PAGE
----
At this stage if you require biodiesel of a very high quality, then it is worth performing the "Ester Test, AKA 3/27 Test" see note 13. Below. If you find you have a percentage of unreacted oil (most likely when using the "Single Stage Base Reaction" then this can be addressed at this stage to try and attain the required quality. Take 1g of catalyst, and add to 35ml of Methanol, per 1 Litre of biodiesel in the tank, mix this in and circulate as normal. Repeat step above, but you may find that little or no additional glycerol actually settles out despite following Ester Tests proving further conversion, this will be purged during the washing process

Spent Glycerol has a small value in that it contains Glycerine, which is an expensive commodity, however you are unlikely to find anyone willing to pay for it, so usually it is disposed of, or, turned into Hand Soap. To produce Hand Soap the catalyst must be Sodium Hydroxide, and a small amount of additional sodium hydroxide is added to the Glycerol along with scent, the mixture is then left in the sun to evaporate off, and is then cut into bars. If the catalyst is Potassium Hydroxide this will create liquid soap, rather than solid soap

11. Wash Bio Diesel

What you are left with now is 'Raw', or 'Crude' Bio Diesel. Crude Bio Diesel is almost clean, but contains traces of Methanol, Hydroxide, Soap, Glycerol and possibly Water, and needs to go through a process called 'Washing'

Washing is practised in two main forms, Water Mist Washing (11.a) or Dry Washing (11.c)

11.a) - Water Mist Washing - The lowest cost method of washing biodiesel is by Water Washing, as water will remove catalyst, methanol, soaps, and, as a result of removal of methanol, glycerol from the mixture, sometimes this will be enough to gain the desired purity of fuel, and even if you choose to dry wash afterwards, it will greatly extend the life of expensive Dry Wash Media. Water Washing involves Pumping water at high pressure through an Atomiser, creating tiny water droplets which sink through the Crude Bio Diesel collecting impurities on the way. Mist washing will remove Saturated Methanol and Soap, and this is drained away until the misting water becomes clear, indicating that there is no soap or other water soluable contaminants left. The downside of this is that Bio Diesel is slightly Hydroscopic, and therefore absorbs some of the Water (around 5% by volume of the biodiesel), which then needs to be removed by further Bubble Drying. Mist washing can be made easier by using an Emulsion Breaker additive in the water, this helps to break the emulsion of the water and oil. The Emulsion Breaker needs to be added to water pre-heated to 40 C, then Sprayed onto the Biodiesel at 40 C for it to be most effective. After misting the biodiesel with about 50% water by volume of the oil, the water will settle and should be drained through the bottom tap. Repeat this misting and draining until the wash water is no longer cloudy. If you cannot wait for all of yor water to settle out, then water wash until the water is clear, then reheat and bubble dry the remaining water out of the mix, bubbling will take around an hour to dry the fuel with a good sized workshop air compressor (24 Litre or larger)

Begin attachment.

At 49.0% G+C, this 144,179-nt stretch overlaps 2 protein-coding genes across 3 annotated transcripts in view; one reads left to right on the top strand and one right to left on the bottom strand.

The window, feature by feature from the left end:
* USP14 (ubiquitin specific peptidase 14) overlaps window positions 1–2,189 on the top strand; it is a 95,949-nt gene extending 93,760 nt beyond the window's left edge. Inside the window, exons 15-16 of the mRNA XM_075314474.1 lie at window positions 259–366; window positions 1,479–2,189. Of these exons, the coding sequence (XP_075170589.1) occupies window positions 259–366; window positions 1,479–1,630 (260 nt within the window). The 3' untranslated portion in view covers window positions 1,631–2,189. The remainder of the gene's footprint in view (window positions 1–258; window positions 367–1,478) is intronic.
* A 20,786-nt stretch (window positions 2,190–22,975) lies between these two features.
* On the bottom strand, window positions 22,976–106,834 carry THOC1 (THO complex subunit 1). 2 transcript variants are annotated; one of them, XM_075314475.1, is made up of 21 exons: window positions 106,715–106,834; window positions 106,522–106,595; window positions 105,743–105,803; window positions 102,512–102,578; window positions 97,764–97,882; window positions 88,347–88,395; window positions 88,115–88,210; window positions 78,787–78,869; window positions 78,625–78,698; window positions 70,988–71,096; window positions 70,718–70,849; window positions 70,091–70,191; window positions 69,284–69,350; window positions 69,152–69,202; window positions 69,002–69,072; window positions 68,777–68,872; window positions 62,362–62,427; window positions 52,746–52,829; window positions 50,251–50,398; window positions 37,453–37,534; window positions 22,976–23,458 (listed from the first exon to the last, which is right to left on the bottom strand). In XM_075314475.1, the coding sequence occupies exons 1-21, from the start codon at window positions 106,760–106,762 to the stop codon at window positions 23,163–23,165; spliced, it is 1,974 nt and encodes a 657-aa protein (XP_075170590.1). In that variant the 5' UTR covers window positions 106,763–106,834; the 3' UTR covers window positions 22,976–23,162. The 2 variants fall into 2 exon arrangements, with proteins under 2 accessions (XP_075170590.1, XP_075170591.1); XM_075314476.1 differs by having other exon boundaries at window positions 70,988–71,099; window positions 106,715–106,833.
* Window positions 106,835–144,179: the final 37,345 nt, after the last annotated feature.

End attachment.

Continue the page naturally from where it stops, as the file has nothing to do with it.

Breaking an Emulsion - Sometimes if your titration was not accurate and excessive caustic soda is used, the settling of water will not happen quickly, the mix will present itself as a thick creamy substance like yogurt, this is an emulsified mixture of soap, water and biodiesel. The way to force this to separate is by correcting the PH level. Dip a piece of PH paper into the tank and compare the reading to the scale, from our own experience the PH will be high, around 9 - Alkaline. To correct the PH to 7 we need to add an Acid, and Vinegar is the perfect substance to use, it is also cheap. Keep adding vinegar whilst circulating the mixture with the pump, and keep taking PH readings, once the PH has been corrected to 7, switch off the pump and leave to settle, the mixture will separate over around 24-48 hours. The other way of correcting PH would be to quench with copious amounts of water, but this of course wastes water when only a drop of vinegar will have the same effect

This method can also be performed more scientifically PRIOR TO ADDING ANY WASH WATER by creating a wash water with a PH to neutralise the PH of the crude biodiesel - for example if your biodiesel measures PH9, then create a wash water of equal volume to the oil, with a PH of 5 (by adding vinegar to water) - the same number of points (in this case 2) the other side of Neutral. Adding these two liquids together should result in the whole mixture becoming PH7, and the separation of water from oil to conclude normally

Shown Below - 2 samples of the same emulsion - left sample, corrected from PH 9 to PH 7 using vinegar, right sample has not been corrected. Both samples had settled for 24 hours before photos were taken

Sometimes Water Washing is not possible due to properties being on Small Septic Tanks, and thus the possibly caustic or acidic soaps (check with PH Paper) could adversely affect the microbial activity in the tanks, therefore, if there is no means of otherwise disposing of the caustic waste water, then dry washing is the only practical method

Shown Below: Water settles through the biodiesel immediately at 40c+, this tank is still being washed with a fogger as this picture was taken. The less defined layer at the interface is cream coloured soap, which is floating on the water, between the water and the biodiesel

Shown Below: Difference in colour (soap content) from wash 1 to wash 2, the more washes, the cleaner the wash water becomes. Cream coloured clumps and bubbles on the surface of whiter water are soap, the more water your fuel has in it to begin with, the more soap will be created, so it is desirable to remove as much water as possible from your UCO

11.b) - Bubble Dry #2 - To Drive off Water - If you choose to water wash your Biodiesel, then following this you will need to Bubble Dry the Biodiesel again, to drive off up to 5% water which will have been absorbed by the Biodiesel (and causing it to have gone cloudy, like scrumpy cider). Follow instruction 8, the same as for driving off Methanol